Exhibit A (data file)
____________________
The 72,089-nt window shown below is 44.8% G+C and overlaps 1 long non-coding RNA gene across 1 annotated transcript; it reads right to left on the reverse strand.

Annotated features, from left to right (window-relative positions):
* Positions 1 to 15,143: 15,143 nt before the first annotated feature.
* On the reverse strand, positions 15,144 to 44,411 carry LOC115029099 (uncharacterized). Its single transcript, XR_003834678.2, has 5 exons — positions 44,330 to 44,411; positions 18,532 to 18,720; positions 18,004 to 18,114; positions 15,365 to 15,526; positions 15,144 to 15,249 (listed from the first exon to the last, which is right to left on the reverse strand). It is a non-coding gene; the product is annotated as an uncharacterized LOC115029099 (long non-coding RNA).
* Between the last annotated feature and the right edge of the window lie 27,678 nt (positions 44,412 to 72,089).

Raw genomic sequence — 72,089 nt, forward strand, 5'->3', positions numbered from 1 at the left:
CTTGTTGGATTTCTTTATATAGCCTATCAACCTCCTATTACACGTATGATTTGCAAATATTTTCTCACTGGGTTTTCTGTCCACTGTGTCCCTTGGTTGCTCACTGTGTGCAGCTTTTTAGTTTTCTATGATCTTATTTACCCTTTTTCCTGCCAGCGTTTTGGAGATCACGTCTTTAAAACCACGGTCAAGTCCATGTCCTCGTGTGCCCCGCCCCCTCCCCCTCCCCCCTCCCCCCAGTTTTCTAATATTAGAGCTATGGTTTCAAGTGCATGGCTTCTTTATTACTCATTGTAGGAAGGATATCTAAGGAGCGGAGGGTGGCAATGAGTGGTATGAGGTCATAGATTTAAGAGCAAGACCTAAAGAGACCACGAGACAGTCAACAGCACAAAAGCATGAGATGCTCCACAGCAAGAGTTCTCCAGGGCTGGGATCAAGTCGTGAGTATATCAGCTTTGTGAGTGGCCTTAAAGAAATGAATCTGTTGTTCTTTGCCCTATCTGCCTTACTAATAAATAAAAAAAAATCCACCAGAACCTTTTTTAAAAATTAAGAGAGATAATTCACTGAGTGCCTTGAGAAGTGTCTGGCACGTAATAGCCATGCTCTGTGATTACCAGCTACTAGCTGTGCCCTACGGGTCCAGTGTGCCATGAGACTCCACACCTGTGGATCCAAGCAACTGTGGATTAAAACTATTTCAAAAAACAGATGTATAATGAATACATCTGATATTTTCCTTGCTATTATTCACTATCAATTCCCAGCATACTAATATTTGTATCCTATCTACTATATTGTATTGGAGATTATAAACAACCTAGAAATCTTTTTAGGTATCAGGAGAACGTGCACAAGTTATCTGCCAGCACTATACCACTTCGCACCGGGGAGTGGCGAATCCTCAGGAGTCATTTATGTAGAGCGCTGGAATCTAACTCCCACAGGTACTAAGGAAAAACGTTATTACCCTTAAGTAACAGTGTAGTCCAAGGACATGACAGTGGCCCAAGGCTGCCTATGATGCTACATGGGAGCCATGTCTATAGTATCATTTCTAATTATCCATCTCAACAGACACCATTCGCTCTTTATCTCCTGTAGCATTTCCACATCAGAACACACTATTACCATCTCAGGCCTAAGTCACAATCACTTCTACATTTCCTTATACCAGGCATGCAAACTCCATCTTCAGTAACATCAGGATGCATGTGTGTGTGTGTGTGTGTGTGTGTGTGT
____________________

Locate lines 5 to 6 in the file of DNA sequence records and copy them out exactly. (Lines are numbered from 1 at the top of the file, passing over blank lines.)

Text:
* Between the last annotated feature and the right edge of the window lie 27,678 nt (positions 44,412 to 72,089).

Raw genomic sequence — 72,089 nt, forward strand, 5'->3', positions numbered from 1 at the left: